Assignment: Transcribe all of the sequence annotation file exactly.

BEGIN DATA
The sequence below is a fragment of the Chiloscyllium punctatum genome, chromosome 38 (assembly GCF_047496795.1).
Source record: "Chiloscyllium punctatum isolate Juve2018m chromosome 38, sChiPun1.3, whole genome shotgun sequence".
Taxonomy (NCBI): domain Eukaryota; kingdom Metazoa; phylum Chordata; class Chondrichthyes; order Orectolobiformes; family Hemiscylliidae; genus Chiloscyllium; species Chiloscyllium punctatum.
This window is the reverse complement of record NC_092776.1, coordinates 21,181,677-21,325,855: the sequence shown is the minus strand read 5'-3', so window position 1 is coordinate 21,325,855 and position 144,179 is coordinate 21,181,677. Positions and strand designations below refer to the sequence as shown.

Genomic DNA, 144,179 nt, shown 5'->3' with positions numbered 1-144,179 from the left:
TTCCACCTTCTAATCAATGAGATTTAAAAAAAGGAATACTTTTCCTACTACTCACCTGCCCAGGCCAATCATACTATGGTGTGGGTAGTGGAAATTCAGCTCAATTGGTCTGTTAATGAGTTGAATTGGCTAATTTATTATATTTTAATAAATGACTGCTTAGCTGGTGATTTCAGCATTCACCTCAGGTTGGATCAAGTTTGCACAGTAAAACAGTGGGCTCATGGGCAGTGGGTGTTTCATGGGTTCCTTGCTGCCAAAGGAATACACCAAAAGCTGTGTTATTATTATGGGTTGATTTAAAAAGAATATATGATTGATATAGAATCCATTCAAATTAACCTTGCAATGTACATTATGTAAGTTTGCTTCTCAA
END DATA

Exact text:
The sequence below is a fragment of the Chiloscyllium punctatum genome, chromosome 38 (assembly GCF_047496795.1).
Source record: "Chiloscyllium punctatum isolate Juve2018m chromosome 38, sChiPun1.3, whole genome shotgun sequence".
Taxonomy (NCBI): domain Eukaryota; kingdom Metazoa; phylum Chordata; class Chondrichthyes; order Orectolobiformes; family Hemiscylliidae; genus Chiloscyllium; species Chiloscyllium punctatum.
This window is the reverse complement of record NC_092776.1, coordinates 21,181,677-21,325,855: the sequence shown is the minus strand read 5'-3', so window position 1 is coordinate 21,325,855 and position 144,179 is coordinate 21,181,677. Positions and strand designations below refer to the sequence as shown.

Genomic DNA, 144,179 nt, shown 5'->3' with positions numbered 1-144,179 from the left:
TTCCACCTTCTAATCAATGAGATTTAAAAAAAGGAATACTTTTCCTACTACTCACCTGCCCAGGCCAATCATACTATGGTGTGGGTAGTGGAAATTCAGCTCAATTGGTCTGTTAATGAGTTGAATTGGCTAATTTATTATATTTTAATAAATGACTGCTTAGCTGGTGATTTCAGCATTCACCTCAGGTTGGATCAAGTTTGCACAGTAAAACAGTGGGCTCATGGGCAGTGGGTGTTTCATGGGTTCCTTGCTGCCAAAGGAATACACCAAAAGCTGTGTTATTATTATGGGTTGATTTAAAAAGAATATATGATTGATATAGAATCCATTCAAATTAACCTTGCAATGTACATTATGTAAGTTTGCTTCTCAA